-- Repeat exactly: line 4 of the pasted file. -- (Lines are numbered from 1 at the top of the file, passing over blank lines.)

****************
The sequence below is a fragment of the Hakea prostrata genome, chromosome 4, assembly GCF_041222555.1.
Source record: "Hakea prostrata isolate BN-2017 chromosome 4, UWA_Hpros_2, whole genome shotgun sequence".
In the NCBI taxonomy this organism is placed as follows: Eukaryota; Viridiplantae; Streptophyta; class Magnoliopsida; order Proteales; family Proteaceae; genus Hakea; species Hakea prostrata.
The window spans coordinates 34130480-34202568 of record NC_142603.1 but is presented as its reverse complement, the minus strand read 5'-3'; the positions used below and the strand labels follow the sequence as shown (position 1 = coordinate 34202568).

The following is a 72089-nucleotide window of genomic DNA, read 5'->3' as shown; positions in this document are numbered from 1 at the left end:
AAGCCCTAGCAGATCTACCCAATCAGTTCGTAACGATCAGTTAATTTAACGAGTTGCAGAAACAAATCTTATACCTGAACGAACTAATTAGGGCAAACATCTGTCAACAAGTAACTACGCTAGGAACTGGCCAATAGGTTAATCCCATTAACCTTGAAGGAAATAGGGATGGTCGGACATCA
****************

The window spans coordinates 34130480-34202568 of record NC_142603.1 but is presented as its reverse complement, the minus strand read 5'-3'; the positions used below and the strand labels follow the sequence as shown (position 1 = coordinate 34202568).